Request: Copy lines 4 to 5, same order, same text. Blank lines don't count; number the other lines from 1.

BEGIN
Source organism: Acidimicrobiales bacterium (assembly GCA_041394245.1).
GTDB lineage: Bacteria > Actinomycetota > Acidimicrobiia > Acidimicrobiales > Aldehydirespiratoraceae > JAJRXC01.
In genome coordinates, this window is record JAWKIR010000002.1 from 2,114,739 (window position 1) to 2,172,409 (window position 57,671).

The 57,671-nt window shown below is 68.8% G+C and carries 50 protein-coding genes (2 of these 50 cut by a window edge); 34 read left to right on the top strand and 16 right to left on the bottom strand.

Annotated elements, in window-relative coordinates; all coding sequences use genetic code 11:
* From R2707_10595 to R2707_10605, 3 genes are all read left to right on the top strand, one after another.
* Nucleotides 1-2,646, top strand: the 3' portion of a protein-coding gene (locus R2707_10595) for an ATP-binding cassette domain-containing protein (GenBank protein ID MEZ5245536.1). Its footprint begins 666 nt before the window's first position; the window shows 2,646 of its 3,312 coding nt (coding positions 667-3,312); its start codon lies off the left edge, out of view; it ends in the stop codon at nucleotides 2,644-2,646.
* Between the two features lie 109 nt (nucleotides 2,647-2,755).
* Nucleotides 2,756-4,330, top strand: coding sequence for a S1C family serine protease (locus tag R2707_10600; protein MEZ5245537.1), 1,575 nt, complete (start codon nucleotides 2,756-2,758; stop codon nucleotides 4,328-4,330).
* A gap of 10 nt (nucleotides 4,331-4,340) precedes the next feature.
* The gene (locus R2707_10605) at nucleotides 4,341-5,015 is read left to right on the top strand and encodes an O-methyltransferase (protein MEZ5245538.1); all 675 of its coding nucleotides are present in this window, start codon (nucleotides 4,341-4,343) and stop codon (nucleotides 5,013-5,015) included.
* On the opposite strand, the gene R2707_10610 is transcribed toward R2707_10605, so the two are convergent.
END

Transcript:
The 57,671-nt window shown below is 68.8% G+C and carries 50 protein-coding genes (2 of these 50 cut by a window edge); 34 read left to right on the top strand and 16 right to left on the bottom strand.

Annotated elements, in window-relative coordinates; all coding sequences use genetic code 11: